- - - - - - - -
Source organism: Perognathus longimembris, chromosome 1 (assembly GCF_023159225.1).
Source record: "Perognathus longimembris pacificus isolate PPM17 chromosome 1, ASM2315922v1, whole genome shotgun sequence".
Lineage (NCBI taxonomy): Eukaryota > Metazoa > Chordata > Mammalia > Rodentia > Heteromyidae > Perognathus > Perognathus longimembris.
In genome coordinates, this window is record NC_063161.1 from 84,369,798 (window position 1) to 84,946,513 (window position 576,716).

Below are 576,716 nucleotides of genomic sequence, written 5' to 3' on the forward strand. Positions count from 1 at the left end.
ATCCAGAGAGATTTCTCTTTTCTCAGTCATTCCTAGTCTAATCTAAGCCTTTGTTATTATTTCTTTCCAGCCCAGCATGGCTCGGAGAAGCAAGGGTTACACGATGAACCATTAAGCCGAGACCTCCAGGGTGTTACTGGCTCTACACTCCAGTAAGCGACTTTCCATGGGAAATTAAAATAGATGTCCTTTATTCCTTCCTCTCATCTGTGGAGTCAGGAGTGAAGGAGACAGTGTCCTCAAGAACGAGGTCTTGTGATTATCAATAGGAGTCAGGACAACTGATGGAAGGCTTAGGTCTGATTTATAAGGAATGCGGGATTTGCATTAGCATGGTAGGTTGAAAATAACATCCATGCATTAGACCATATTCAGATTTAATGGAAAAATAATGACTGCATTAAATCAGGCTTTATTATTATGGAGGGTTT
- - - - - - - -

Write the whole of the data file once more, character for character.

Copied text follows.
Source organism: Perognathus longimembris, chromosome 1 (assembly GCF_023159225.1).
Source record: "Perognathus longimembris pacificus isolate PPM17 chromosome 1, ASM2315922v1, whole genome shotgun sequence".
Lineage (NCBI taxonomy): Eukaryota > Metazoa > Chordata > Mammalia > Rodentia > Heteromyidae > Perognathus > Perognathus longimembris.
In genome coordinates, this window is record NC_063161.1 from 84,369,798 (window position 1) to 84,946,513 (window position 576,716).

Below are 576,716 nucleotides of genomic sequence, written 5' to 3' on the forward strand. Positions count from 1 at the left end.
ATCCAGAGAGATTTCTCTTTTCTCAGTCATTCCTAGTCTAATCTAAGCCTTTGTTATTATTTCTTTCCAGCCCAGCATGGCTCGGAGAAGCAAGGGTTACACGATGAACCATTAAGCCGAGACCTCCAGGGTGTTACTGGCTCTACACTCCAGTAAGCGACTTTCCATGGGAAATTAAAATAGATGTCCTTTATTCCTTCCTCTCATCTGTGGAGTCAGGAGTGAAGGAGACAGTGTCCTCAAGAACGAGGTCTTGTGATTATCAATAGGAGTCAGGACAACTGATGGAAGGCTTAGGTCTGATTTATAAGGAATGCGGGATTTGCATTAGCATGGTAGGTTGAAAATAACATCCATGCATTAGACCATATTCAGATTTAATGGAAAAATAATGACTGCATTAAATCAGGCTTTATTATTATGGAGGGTTT